After retiring for the night to gather her thoughts, Diamond, who has since said she doesn’t have much familiarity with bisexual men, sat down to talk with Carlton about keeping things inside for so long. In a confessional filmed just before the blowup, she seemed willing to love him through the relationship roadblock. She was trying to ask questions to further her own understanding of the situation and to figure out whether moving forward was feasible.

That’s all well and good, but let’s not get it twisted: The best way to address someone coming out is through gratitude. That revelation can be a beautiful moment between people who are actually interested in loving in totality. Appreciating someone for sharing their full self with you is as easy as thanking them for their trust, and doing your best to keep that trust sacred. Instant and incessant questioning implies selfishness.

Of course, the show’s intense time constraints put Diamond behind the eight ball — she got engaged to Carlton within days, long before he felt comfortable opening up about his past. Most of us aren’t in this situation. And while Diamond may not be the perfect model for this conversation, she hardly ever got the chance to be.

It’s not hard to imagine that for bi Black men the closet is an existential quagmire. Yes, it’s safe — but the walls are burning, ashes gathering around our feet as the reality of who we are seeks to be free.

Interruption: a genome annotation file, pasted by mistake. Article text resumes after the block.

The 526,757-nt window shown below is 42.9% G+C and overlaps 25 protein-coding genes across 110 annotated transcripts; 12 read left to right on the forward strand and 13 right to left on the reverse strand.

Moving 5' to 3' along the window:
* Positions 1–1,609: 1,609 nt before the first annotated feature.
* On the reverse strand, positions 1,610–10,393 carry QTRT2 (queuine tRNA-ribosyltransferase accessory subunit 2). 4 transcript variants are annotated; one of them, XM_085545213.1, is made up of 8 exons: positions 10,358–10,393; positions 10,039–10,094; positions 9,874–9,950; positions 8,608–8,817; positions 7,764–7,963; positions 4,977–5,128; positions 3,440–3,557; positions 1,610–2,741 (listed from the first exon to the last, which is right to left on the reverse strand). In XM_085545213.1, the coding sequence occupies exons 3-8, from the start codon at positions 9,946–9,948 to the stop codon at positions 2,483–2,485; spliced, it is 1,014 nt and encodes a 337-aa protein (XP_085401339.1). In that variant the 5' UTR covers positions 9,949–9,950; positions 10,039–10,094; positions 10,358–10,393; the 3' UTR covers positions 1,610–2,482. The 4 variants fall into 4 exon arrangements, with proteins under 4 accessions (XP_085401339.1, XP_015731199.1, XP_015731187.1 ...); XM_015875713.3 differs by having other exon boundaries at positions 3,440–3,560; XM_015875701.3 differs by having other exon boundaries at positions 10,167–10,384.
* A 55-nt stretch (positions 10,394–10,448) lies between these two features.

Still, the scene highlights some necessary growing pains in grappling with biphobia. If we really want the end of down-low culture — to tear the closet door off its hinges for good — that means we all need to be sensitive to one another, and to the unique struggles that every sexuality experiences. And we must recognize that the closet only offers a degree of safety that is contingent upon so many other factors.

The closet is still, tragically, packed with bisexual people — especially men. Earlier this week, the hashtag #BisexualMenExist began trending on Twitter, an aftershock from the Love Is Blind dilemma. Yet a recent Pew poll found that, despite the fact that bisexual people constitute the “invisible majority” of the larger LGBTQ+ community, only 12% of bisexual men have disclosed their sexuality to loved ones.

It’s not hard to imagine that for bi Black men the closet is an existential quagmire. Yes, it’s safe — but the walls are burning, ashes gathering around our feet as the reality of who we are seeks to be free. It’s sanctuary, purgatory, and hell all at once.

What viewers witnessed on the fourth episode of Love Is Blind speaks to the insecurity that emerges when the closet and its comforts dissolve into dust. Carlton hadn’t done the work necessary to free himself of his own real inner conflicts. In some ways he was both too early and too late. But it doesn’t disqualify him from love.

That’s one of the most unfortunate aspects of this whole debacle: Diamond was ready to try if Carlton could’ve gotten out of his own head, stopped projecting, and allowed himself to be loved. He talked a big game about freeing himself to be himself, but he was still immured by the potential of Diamond not being able to see and love him fully. The biphobia he’d previously experienced didn’t allow her the space to prove him wrong and for her to learn and embrace him for the pain of his past.

Perhaps that’s the most unexpected finding of the Love Is Blind experiment: that biphobia for Black men is still very real. And if we want to move past that, we’re going to have to help each other clean up the mess.